Copyright 2006 by Malika Oufkir. Jacket designed by Beth Middleworth. Author photo by Melanie Dunea. Hyperion, 77 West 66th Street, New York, NY 10023-6298. Printed in USA ©2006 Miramax Books.
This book is one of the cherished volumes of my personal collection that just can’t seem to make it into a “give-away” pile to allow room for new reads on the shelf. Each time I say that I’ve read enough that I ought to be able to detach it from my core staples, it keeps coming back and taking its place among the rightly-deserved designated “keepers”.
Why this should be so is due to Ms. Oufkir’s beautiful Middle-Eastern phrasing and mindset. No-one can write with the allegory and turn-of-speech better than a son or daughter of the Levant (including the northern reaches of Africa). Think number one books, such as the Bible, or number one authors or poets, such as Khaled Hosseini or Khalil Gibran, respectively, which bring to mind examples for the simplicity of sentence regaling the beauty of a song.
Malika’s prose and outlook are remarkable, given the harsh treatment received throughout much of her life. She was the favored playmate in childhood of the King’s daughter. Later on, her father would be executed and she and her siblings and mother imprisoned for twenty years as collective punishment for the assassination attempt on the King in a coup d’etat allegedly involving Malika’s father. Their subsequent escape, recapture and final harrowing push to freedom are relayed in a compelling saga woven as beautifully as an embroidered wedding dress.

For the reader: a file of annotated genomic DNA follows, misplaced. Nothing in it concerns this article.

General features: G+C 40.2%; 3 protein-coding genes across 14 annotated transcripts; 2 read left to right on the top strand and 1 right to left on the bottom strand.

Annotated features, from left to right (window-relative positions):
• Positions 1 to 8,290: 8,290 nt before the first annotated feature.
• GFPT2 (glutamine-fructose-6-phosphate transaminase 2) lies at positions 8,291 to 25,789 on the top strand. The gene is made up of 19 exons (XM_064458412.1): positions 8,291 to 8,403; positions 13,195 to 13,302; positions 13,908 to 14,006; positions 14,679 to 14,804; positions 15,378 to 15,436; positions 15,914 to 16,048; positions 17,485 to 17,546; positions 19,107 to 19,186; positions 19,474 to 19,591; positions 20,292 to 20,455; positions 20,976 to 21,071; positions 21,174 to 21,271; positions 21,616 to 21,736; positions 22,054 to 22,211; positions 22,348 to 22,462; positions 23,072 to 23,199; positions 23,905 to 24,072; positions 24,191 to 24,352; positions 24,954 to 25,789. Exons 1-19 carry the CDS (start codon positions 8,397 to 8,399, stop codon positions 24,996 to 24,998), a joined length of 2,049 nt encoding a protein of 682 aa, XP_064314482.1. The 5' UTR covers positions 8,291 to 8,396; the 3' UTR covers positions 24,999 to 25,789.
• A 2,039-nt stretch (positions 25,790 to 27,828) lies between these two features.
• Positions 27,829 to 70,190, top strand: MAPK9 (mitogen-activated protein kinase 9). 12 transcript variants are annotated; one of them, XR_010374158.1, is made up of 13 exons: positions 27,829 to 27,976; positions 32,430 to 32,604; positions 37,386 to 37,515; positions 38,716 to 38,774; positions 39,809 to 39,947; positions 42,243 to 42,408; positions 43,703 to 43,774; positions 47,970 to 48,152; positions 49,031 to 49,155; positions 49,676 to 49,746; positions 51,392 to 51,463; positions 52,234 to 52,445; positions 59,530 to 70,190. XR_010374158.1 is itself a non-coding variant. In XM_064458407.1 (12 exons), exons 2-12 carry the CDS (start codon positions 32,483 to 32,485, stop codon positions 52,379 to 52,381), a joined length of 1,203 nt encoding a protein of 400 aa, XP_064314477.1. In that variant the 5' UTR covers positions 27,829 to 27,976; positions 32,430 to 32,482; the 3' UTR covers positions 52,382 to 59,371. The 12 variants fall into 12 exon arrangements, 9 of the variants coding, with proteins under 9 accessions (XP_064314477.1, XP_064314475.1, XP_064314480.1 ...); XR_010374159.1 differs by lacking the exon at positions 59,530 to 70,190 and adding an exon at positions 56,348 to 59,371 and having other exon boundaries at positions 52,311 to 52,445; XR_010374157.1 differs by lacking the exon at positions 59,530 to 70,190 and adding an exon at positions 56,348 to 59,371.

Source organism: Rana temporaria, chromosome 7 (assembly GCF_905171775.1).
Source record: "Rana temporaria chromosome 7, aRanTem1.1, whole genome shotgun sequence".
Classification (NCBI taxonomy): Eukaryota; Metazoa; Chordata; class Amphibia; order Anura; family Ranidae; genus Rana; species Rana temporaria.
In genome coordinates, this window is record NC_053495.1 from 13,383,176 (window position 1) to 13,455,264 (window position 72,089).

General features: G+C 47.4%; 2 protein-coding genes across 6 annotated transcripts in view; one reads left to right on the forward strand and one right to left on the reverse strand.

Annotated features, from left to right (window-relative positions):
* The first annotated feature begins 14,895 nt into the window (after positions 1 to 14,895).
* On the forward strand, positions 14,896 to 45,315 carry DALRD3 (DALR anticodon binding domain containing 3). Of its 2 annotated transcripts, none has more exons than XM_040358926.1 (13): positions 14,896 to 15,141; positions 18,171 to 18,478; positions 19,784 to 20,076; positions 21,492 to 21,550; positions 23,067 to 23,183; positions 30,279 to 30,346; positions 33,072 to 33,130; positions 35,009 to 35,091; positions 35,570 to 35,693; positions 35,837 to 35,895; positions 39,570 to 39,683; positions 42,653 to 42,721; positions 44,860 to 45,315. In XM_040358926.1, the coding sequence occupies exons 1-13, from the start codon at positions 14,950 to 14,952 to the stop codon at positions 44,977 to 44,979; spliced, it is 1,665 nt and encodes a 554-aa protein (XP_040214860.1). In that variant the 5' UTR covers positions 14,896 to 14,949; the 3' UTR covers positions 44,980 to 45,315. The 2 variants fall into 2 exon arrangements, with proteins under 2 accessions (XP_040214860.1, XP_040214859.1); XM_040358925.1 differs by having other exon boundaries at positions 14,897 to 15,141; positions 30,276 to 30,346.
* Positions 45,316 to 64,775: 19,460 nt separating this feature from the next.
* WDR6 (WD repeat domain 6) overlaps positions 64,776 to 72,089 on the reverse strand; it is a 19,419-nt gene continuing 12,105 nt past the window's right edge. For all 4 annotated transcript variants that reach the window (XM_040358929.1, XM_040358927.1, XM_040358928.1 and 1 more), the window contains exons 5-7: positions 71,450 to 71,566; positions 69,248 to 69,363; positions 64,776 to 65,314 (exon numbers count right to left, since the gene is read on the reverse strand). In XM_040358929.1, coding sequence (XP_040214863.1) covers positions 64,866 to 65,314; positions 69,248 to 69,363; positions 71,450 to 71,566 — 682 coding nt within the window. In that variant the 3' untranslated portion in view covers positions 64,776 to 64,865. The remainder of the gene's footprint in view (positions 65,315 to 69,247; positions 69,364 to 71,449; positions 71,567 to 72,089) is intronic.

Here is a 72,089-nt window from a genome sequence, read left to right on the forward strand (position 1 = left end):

Her first book, Stolen Lives, was an international best-seller and relates her years during captivity. It doesn’t matter which book is read first; I almost prefer having read the sequel with which to gird oneself for the harshness of the first.
This post is dedicated to freedom and to the brave souls who fight to find it.